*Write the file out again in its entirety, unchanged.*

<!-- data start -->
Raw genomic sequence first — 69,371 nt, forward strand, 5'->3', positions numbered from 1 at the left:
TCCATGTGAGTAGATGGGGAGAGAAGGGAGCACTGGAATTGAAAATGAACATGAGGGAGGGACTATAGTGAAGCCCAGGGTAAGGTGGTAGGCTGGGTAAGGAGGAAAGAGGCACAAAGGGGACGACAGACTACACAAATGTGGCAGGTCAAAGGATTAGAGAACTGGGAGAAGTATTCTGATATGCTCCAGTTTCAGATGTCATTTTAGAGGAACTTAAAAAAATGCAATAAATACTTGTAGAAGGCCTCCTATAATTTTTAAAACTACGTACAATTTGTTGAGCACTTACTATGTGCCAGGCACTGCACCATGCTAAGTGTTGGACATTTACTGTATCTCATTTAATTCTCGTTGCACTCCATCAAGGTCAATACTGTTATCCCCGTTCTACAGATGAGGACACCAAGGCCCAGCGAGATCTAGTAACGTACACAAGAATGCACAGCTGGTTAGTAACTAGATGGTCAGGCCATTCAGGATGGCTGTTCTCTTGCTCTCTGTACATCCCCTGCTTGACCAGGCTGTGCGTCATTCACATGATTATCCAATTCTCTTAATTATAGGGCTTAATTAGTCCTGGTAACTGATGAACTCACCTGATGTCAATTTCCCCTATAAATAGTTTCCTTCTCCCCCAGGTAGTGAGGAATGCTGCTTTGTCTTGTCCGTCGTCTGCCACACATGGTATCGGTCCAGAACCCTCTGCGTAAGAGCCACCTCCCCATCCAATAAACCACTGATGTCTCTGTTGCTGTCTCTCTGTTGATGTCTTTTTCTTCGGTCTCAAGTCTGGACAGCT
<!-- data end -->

Raw genomic sequence first — 69,371 nt, forward strand, 5'->3', positions numbered from 1 at the left:
TCCATGTGAGTAGATGGGGAGAGAAGGGAGCACTGGAATTGAAAATGAACATGAGGGAGGGACTATAGTGAAGCCCAGGGTAAGGTGGTAGGCTGGGTAAGGAGGAAAGAGGCACAAAGGGGACGACAGACTACACAAATGTGGCAGGTCAAAGGATTAGAGAACTGGGAGAAGTATTCTGATATGCTCCAGTTTCAGATGTCATTTTAGAGGAACTTAAAAAAATGCAATAAATACTTGTAGAAGGCCTCCTATAATTTTTAAAACTACGTACAATTTGTTGAGCACTTACTATGTGCCAGGCACTGCACCATGCTAAGTGTTGGACATTTACTGTATCTCATTTAATTCTCGTTGCACTCCATCAAGGTCAATACTGTTATCCCCGTTCTACAGATGAGGACACCAAGGCCCAGCGAGATCTAGTAACGTACACAAGAATGCACAGCTGGTTAGTAACTAGATGGTCAGGCCATTCAGGATGGCTGTTCTCTTGCTCTCTGTACATCCCCTGCTTGACCAGGCTGTGCGTCATTCACATGATTATCCAATTCTCTTAATTATAGGGCTTAATTAGTCCTGGTAACTGATGAACTCACCTGATGTCAATTTCCCCTATAAATAGTTTCCTTCTCCCCCAGGTAGTGAGGAATGCTGCTTTGTCTTGTCCGTCGTCTGCCACACATGGTATCGGTCCAGAACCCTCTGCGTAAGAGCCACCTCCCCATCCAATAAACCACTGATGTCTCTGTTGCTGTCTCTCTGTTGATGTCTTTTTCTTCGGTCTCAAGTCTGGACAGCT